What is the outline for Revelation?
What do I do with different interpretations of Revelation?
And why should I believe Revelation?
Got that: outline, different interpretations, and why believe.
We begin in chapter 1 at verse 19. Mark this verse! Verse 19 gives us a simple outline for the entire book. It’s really interesting and super useful for understanding Revelation. Listen to it carefully. Jesus says to John:
“Write, therefore, what you have seen, what is now and what will take place later” (Revelation 1:19).
Notice there are three things to write down: past, present, and future.
First, write what you have seen – past tense. That’s chapter 1: John saw Jesus.
Second, write what is now. Now refers to the present age, the current time period. In chapters 2 and 3, we will see a picture of the present, the church. There we’ll see an overview of the church age, and what Jesus thinks of the church, good and bad.
Third, write what will take place later. That means future. That means end times, and chapter 4 to the end of the book are end times prophecy. The Greek phrase used here for later is meta touta, and chapter four begins with the exact same phrase: meta touta. So chapter 4 kicks off the end times.
What you’ve seen: chapter 1.
What is now: the church age, chapters 2 and 3.
What will take place later: end times, chapter 4 to 22.
Now, question number two: What do I do with different interpretations of Revelation? Different teachers will give you different meanings. See prophecies are like movie previews. They give you hints and peaks, and everyone tries to guess the details, but the only one who knows the whole story is the Author.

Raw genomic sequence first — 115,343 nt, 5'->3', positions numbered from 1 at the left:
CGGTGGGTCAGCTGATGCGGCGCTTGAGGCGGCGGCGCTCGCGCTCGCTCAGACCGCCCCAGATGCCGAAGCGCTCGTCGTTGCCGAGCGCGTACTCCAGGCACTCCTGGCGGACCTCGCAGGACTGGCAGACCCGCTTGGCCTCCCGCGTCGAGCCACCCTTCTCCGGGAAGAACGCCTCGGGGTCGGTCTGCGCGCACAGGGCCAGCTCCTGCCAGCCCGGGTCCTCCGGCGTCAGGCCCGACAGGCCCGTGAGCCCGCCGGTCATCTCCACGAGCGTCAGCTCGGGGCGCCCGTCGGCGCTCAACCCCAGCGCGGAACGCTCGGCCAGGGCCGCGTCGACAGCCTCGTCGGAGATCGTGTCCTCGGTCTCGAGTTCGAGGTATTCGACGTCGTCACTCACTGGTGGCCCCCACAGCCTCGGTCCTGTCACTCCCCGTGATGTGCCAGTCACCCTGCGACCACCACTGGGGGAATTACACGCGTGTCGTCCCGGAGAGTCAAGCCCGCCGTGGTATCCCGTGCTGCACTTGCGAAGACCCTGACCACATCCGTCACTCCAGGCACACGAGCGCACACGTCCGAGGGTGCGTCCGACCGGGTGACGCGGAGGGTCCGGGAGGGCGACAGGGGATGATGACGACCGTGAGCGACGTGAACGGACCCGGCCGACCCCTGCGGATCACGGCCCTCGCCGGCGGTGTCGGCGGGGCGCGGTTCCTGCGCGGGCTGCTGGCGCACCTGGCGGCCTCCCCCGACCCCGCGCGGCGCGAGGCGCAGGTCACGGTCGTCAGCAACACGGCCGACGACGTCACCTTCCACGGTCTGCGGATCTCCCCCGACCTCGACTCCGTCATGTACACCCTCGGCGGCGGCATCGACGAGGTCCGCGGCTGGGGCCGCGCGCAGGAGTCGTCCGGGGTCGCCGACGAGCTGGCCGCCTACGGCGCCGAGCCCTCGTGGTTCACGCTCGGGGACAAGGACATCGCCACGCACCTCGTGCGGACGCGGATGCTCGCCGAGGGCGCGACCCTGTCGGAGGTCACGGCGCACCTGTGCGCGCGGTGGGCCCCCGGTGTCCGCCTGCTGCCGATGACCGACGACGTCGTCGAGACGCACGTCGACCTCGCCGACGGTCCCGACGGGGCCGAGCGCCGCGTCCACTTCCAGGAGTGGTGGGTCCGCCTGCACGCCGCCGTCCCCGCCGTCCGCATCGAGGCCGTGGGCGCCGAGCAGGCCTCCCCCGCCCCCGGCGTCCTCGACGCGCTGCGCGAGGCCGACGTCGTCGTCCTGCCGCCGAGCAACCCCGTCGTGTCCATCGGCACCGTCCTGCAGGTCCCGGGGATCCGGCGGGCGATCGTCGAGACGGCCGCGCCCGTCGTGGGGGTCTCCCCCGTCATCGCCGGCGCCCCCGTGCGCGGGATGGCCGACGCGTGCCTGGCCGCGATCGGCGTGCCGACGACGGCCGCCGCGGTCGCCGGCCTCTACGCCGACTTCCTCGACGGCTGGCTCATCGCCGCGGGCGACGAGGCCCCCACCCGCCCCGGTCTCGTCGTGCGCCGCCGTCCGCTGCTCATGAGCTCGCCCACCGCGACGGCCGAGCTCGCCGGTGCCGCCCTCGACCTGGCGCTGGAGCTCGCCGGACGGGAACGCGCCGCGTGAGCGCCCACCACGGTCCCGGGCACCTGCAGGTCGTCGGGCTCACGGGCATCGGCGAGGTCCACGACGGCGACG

People disagree about the Bible, and that’s okay. But what I want to know is what God has to say. If the Bible is God’s Word, then the interpretation that matters most is God’s. Focus on what the Bible says above what any teacher tells you it says, including me. And keep your focus on the main lessons.
So what about Revelation? The basic disagreement is this. Some say Revelation is an allegory – like a myth with a moral. Others say it is about events that will really happen – or happened already, past tense. As for me, I believe it’s about real events – symbolic language, but symbolic of real things – that will happen in the future. But please know that I respect those who disagree, and respect your right to disagree too.
So what should you do when your teachers disagree? Same thing you should always do – listen, understand, and decide what you believe.
Now one last question: If Revelation is about the future, why should I believe it?
Good question. Lots of people have predicted the end of the world, and were wrong! And lots of them tied their predictions to Revelation. So with all those false predictions that used Revelation, why would I still believe?
Think of it like this. What do most counterfeit hundred dollar bills have in common? They all try to look like the real thing. See there’s a reason why so many fakes start with the Bible to make their crazy claims. And there’s a reason why so many sane, rational, intelligent people believe the Bible. Because the Bible has predicted the future accurately. Hundreds of times.
One small example. The Bible predicts many times that the nation Israel would be scattered around the world, and would someday regather in a homeland. Jesus said it would be a key sign that the end times were near. For centuries, Bible readers argued over whether it was literal or figurative. Then in 1948, it happened. Israel got a literal homeland.
Now I don’t have time to explore all that. Just to say, the Bible is reliable. The science is good. The history is good. The prophecy is good. Empires, wars, rulers, even exact dates – all told in advance. If you want more, try the book of Daniel, especially chapters 9 and 11. Amazing. Through the Word can guide you there too. For now, just know, I believe Revelation, and with good reason.
Host: Thanks for joining us for today’s quick audio guide. And remember, faith comes by hearing, and hearing Through the Word (Romans 10:17).
Bible quotes in NIV unless otherwise stated.